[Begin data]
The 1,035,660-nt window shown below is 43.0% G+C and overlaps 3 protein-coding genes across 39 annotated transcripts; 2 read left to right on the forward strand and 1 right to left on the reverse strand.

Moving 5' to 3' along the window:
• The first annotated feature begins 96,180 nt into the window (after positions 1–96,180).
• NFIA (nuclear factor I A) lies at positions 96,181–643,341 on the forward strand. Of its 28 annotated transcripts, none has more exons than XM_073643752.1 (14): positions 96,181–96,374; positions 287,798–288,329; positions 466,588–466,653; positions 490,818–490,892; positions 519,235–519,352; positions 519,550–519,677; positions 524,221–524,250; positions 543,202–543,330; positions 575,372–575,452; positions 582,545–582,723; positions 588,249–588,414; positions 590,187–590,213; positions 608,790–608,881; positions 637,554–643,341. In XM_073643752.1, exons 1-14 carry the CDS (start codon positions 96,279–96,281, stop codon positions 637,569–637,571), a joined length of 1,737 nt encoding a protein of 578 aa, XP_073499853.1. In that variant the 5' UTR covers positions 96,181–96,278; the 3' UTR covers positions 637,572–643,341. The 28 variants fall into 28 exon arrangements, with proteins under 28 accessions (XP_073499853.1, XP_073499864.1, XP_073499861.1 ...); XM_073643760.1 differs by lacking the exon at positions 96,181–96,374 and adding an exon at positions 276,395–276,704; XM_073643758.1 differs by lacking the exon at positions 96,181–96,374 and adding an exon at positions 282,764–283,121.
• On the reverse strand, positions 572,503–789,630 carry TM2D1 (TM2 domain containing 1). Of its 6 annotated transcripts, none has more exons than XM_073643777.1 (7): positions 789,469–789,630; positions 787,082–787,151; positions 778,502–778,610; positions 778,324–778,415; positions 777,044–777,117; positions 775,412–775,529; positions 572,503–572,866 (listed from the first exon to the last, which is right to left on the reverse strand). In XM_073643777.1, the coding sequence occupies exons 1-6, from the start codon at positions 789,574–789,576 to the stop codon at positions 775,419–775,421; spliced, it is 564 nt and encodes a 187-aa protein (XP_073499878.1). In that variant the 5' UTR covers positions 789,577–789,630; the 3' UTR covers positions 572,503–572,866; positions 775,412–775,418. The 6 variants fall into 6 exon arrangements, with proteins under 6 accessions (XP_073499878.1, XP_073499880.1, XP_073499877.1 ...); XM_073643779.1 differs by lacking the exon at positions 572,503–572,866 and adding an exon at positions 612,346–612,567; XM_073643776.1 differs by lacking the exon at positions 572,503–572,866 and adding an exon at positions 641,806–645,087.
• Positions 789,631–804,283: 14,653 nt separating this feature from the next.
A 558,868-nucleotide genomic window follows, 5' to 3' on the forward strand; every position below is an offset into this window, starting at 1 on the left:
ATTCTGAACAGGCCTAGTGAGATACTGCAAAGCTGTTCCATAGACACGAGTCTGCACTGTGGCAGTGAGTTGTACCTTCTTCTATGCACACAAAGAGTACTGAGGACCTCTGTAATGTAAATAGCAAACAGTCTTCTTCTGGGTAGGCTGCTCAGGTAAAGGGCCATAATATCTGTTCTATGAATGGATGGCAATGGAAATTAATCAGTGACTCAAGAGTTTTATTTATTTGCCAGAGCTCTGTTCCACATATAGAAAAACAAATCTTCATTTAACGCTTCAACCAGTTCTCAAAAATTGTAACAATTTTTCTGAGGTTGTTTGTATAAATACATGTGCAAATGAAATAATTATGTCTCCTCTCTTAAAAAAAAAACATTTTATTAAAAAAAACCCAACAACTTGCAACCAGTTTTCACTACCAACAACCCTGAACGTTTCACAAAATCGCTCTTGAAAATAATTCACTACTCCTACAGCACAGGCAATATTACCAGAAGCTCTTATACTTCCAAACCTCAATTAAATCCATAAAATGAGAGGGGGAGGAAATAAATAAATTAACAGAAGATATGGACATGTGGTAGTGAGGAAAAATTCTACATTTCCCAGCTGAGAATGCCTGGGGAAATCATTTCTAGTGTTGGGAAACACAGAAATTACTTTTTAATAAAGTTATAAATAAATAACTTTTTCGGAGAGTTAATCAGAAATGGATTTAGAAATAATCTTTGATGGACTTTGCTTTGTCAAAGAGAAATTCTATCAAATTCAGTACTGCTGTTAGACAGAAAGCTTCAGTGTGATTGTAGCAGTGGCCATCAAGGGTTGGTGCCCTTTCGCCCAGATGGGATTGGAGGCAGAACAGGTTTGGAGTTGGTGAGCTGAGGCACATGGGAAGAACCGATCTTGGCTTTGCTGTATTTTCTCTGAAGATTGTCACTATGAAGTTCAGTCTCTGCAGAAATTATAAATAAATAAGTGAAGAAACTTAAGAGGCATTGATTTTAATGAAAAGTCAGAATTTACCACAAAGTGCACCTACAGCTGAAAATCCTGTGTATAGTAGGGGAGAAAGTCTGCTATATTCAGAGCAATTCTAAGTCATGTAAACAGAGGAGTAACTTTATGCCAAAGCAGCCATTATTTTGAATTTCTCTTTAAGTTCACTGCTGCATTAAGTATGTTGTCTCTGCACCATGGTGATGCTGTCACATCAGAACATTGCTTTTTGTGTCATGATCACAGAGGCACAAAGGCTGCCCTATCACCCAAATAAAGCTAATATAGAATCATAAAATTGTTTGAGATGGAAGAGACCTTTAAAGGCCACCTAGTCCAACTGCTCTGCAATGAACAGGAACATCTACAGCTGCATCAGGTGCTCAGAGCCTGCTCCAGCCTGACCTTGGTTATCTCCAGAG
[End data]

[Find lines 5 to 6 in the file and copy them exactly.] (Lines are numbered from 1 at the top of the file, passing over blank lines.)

• On the reverse strand, positions 572,503–789,630 carry TM2D1 (TM2 domain containing 1). Of its 6 annotated transcripts, none has more exons than XM_073643777.1 (7): positions 789,469–789,630; positions 787,082–787,151; positions 778,502–778,610; positions 778,324–778,415; positions 777,044–777,117; positions 775,412–775,529; positions 572,503–572,866 (listed from the first exon to the last, which is right to left on the reverse strand). In XM_073643777.1, the coding sequence occupies exons 1-6, from the start codon at positions 789,574–789,576 to the stop codon at positions 775,419–775,421; spliced, it is 564 nt and encodes a 187-aa protein (XP_073499878.1). In that variant the 5' UTR covers positions 789,577–789,630; the 3' UTR covers positions 572,503–572,866; positions 775,412–775,418. The 6 variants fall into 6 exon arrangements, with proteins under 6 accessions (XP_073499878.1, XP_073499880.1, XP_073499877.1 ...); XM_073643779.1 differs by lacking the exon at positions 572,503–572,866 and adding an exon at positions 612,346–612,567; XM_073643776.1 differs by lacking the exon at positions 572,503–572,866 and adding an exon at positions 641,806–645,087.
• Positions 789,631–804,283: 14,653 nt separating this feature from the next.